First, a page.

Yes, everyone loves kale, that much is clear. But even though it's the hottest vegetable on the scene, many of its healthful attributes remain a mystery to the general public. Well, we’re about to change that. Dark leafy greens like kale are important for the health of skin, hair and bone, and they provide protein, iron, vitamins and minerals. These super greens are positively packed with nutrition that puts them high up on the list of the world's healthiest foods. Even spinach cannot come close in comparison to the number of nutrients that kale provides.

More vitamins than an orange
Did you know that kale has more vitamin C than an orange? One cup of cooked kale has over 1000% more vitamin C than a cup of cooked spinach but it also beats oranges. One cup of chopped kale has 134 percent of your recommended daily intake of vitamin C, while a medium orange has 113 percent of the daily C requirement. And what’s more, a cup of kale weighs just 2.4 ounces, while a medium orange weighs 4.6 ounces. In other words? Ounce for ounce, kale has more than twice the vitamin C of an orange.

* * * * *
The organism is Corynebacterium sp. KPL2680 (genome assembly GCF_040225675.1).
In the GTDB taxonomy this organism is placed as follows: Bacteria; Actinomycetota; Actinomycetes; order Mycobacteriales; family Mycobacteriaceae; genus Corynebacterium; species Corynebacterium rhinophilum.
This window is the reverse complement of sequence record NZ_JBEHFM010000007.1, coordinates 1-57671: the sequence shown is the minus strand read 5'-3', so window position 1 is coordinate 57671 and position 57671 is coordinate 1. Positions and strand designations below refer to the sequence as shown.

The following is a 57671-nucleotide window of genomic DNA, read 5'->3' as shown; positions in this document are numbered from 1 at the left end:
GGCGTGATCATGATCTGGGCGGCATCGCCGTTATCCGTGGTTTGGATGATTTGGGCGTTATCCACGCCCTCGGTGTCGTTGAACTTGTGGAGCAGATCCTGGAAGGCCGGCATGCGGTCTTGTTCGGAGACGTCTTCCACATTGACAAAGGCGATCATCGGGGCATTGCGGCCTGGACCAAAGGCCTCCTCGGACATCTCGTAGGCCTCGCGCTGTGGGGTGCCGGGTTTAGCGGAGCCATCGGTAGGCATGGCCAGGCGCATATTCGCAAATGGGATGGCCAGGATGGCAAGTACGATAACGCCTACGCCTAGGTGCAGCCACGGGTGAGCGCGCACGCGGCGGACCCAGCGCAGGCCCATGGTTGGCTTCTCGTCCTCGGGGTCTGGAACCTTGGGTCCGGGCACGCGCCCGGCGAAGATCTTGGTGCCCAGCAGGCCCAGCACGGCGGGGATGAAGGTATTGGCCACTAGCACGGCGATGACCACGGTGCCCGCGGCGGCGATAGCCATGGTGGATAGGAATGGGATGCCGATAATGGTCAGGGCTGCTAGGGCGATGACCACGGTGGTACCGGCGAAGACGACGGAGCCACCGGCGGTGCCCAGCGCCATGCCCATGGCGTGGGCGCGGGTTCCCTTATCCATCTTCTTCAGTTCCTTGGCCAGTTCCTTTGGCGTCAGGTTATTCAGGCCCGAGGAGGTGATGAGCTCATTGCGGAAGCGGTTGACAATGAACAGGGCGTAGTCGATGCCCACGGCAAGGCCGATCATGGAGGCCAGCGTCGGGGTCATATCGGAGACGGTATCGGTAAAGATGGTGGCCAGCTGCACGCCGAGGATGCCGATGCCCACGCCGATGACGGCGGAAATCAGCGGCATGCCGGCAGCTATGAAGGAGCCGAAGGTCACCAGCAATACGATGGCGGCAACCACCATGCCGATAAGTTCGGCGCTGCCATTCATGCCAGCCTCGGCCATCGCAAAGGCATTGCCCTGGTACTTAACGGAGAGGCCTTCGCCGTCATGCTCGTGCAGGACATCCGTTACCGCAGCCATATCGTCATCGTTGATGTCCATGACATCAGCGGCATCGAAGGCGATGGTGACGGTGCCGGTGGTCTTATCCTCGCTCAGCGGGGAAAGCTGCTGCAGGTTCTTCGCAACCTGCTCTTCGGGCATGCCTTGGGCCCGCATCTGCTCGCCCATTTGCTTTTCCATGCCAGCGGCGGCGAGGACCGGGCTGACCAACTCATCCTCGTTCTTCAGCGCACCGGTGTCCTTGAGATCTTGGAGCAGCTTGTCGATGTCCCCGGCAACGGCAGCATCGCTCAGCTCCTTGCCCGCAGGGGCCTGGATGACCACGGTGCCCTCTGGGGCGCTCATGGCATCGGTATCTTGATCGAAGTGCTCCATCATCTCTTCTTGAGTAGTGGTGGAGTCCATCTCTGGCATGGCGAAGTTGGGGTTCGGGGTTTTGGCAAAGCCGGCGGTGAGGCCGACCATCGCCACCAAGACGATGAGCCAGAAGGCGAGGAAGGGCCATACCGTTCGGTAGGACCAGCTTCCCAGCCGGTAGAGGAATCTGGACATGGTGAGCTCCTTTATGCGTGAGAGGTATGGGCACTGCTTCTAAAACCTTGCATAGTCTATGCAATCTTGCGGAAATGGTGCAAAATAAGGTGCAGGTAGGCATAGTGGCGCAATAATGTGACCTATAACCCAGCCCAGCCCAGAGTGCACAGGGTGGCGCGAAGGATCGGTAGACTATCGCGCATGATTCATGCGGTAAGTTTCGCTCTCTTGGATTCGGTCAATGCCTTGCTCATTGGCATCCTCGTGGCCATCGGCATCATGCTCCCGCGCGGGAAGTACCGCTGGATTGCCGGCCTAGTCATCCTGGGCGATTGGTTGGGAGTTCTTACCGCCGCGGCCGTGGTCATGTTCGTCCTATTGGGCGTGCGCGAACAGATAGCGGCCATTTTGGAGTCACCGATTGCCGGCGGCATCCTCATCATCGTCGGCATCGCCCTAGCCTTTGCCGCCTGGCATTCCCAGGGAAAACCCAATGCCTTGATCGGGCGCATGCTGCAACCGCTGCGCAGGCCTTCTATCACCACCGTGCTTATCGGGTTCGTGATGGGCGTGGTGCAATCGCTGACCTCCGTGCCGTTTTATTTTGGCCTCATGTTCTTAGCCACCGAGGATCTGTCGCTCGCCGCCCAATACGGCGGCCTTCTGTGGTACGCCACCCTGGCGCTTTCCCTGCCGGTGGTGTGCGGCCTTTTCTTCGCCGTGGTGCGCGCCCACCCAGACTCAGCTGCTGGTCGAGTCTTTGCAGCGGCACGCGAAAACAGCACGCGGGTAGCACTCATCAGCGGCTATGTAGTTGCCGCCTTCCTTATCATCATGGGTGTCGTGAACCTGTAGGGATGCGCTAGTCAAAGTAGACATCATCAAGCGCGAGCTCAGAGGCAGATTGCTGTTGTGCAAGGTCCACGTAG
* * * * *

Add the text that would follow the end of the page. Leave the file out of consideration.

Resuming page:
And then there are the fats that kale contains. ‘Fats?’ we hear you ask... Yes, fats - the good kind though. We don't typically think of our greens as a source of any kind of fat, but kale is actually a great source of alpha-linoleic acid (ALA), which is a type of omega-3 fatty acid that's essential for brain health, reduces the risk of Type 2 diabetes, and boosts cardiac health as well. And then, kale is also the king of vitamin A. It has 133 percent of a person's daily vitamin A requirement – that’s more than any other leafy green. And you thought that you should drink cow’s milk to satisfy your body’s need for calcium? Well think again. Stop stealing milk from those poor old cows because kale beats milk for calcium content.

The possible health benefits of consuming kale include improving blood glucose control in diabetics, lowering the risk of cancer, lowering blood pressure, improving bone health, lowering the risk of developing asthma and more. Are you hungry yet?

Grow it yourself: Kale
Kale has more vitamin C than an orange. One cup of chopped kale has 134 percent of your recommended daily intake of vitamin C, while a medium orange has 113 percent of the daily C requirement.